According to the World Data Lab 2022, of the total 216.7 million Nigerians, 32 per cent live in extreme poverty. More than half of the extremely poor Nigerians, precisely 53 per cent of the extremely poor live in rural areas where the deprivation of access to basic social infrastructure such as access to reliable electricity in communities, public institutions, schools, hospitals, agro-processing, etc is at its highest.
According to the World Bank, only 57 per cent of Nigeria’s population in 2021 has access to grid electricity. Forty-three per cent of Nigerians do not have access to grid electricity most of whom are in rural areas. This makes Nigeria the country with the largest energy access deficit in the world. The lack of reliable power is a significant constraint for the economy’s growth and development as citizens and businesses in Nigeria experience an annual economic loss estimated at $26.2 billion as a result of poor electricity access.
The functionality of basic public services and utilities such as better health services, access to water, education, and agriculture, is dependent on their access to steady electricity.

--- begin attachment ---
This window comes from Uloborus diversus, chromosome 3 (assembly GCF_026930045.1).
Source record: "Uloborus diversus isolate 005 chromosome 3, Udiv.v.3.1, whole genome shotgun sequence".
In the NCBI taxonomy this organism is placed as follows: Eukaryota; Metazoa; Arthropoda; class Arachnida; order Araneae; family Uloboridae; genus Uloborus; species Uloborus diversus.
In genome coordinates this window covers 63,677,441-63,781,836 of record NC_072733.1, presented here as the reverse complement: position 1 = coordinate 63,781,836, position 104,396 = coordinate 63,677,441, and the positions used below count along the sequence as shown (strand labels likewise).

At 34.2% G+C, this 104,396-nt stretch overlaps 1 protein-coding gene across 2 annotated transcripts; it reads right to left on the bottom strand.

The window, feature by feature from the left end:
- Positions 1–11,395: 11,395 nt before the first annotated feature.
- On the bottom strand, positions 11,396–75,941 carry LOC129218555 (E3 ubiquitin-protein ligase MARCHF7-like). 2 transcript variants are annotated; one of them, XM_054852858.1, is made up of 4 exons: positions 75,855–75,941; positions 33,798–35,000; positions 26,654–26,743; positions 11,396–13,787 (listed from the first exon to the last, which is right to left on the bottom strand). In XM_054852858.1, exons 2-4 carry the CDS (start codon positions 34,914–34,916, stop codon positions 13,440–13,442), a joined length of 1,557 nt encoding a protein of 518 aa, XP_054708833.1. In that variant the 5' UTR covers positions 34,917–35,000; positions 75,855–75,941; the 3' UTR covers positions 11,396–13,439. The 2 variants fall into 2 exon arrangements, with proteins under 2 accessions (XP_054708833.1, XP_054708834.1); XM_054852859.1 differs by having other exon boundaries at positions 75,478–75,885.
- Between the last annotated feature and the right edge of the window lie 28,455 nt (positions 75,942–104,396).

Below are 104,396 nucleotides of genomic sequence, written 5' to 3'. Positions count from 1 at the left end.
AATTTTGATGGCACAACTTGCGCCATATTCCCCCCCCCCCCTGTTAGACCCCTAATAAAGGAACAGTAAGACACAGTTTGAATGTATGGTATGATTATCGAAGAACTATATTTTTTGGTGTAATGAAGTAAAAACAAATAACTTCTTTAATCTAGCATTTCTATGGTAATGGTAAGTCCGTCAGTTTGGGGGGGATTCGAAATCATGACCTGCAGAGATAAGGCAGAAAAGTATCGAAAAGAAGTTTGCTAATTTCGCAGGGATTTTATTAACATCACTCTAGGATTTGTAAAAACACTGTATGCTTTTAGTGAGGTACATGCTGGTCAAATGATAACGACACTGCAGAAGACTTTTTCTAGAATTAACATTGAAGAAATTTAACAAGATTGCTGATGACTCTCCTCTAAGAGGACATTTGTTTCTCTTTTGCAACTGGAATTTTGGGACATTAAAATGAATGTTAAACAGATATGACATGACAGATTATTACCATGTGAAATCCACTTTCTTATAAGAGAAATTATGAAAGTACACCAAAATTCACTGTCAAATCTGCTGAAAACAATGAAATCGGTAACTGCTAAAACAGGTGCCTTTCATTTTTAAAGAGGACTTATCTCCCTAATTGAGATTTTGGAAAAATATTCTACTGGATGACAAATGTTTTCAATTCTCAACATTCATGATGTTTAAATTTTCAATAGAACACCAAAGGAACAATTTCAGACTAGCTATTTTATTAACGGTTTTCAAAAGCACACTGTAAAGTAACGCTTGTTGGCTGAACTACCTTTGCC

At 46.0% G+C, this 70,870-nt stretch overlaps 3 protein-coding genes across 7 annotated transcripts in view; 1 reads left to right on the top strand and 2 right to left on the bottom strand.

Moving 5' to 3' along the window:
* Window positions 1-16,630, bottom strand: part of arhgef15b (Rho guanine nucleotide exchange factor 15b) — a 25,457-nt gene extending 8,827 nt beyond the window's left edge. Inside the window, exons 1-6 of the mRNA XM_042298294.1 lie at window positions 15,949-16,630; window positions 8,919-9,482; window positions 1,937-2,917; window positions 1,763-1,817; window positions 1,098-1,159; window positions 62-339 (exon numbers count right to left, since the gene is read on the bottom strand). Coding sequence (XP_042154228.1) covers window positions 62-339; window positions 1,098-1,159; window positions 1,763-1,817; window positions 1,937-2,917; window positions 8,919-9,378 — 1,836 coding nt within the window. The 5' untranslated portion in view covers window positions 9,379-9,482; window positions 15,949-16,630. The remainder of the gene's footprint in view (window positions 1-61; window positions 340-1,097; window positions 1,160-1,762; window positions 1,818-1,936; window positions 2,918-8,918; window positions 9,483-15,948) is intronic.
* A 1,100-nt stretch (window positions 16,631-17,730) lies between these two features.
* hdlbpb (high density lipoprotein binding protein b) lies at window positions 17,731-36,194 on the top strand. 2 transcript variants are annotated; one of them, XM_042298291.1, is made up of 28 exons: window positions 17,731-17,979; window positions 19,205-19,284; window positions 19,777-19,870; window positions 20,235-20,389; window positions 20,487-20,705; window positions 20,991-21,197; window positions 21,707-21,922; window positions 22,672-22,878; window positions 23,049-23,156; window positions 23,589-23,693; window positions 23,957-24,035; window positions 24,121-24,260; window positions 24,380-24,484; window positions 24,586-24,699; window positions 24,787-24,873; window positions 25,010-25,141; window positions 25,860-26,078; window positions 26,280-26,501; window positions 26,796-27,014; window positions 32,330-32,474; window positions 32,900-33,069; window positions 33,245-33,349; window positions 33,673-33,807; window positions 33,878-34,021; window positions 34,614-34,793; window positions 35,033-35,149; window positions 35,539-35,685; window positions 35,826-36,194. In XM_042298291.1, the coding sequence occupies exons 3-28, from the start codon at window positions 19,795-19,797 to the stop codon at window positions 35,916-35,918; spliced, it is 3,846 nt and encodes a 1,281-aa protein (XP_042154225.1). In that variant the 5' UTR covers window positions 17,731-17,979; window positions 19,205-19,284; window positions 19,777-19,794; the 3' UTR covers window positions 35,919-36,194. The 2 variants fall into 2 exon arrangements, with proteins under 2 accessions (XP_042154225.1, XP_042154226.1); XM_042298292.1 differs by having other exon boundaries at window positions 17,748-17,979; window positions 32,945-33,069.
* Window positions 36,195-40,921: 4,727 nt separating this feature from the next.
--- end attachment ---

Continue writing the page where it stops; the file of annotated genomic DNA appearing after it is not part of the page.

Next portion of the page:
Energy access has the potential to remove households from poverty. Access to electricity has a beneficial and considerable impact on household consumption per capita, increasing energy consumption leads to a decline in the poverty level.
However, connection to the electricity network does not imply actual access to the electricity supply in a reliable way. The 57 per cent of Nigerians connected to the national electricity grid are largely met with poor, unreliable electricity supply. This shortcoming is because the current grid generation capacity is about 4,500 megawatts (as against an installed capacity of 12,000 megawatts). Whereas total demand stands at around 35,000 to 40,000 megawatts.
More than 80 per cent of the actual power needs of on-grid consumers are met by using expensive diesel and petrol-fuelled backup generators. Given the poor grid access, over 22 million small gasoline generators are being used to power households and small businesses in Nigeria. This is costing domestic and business owners an estimated expense of $14 billion yearly to power 14GW of small-scale diesel and petrol-generating units because of the insufficient availability of electricity.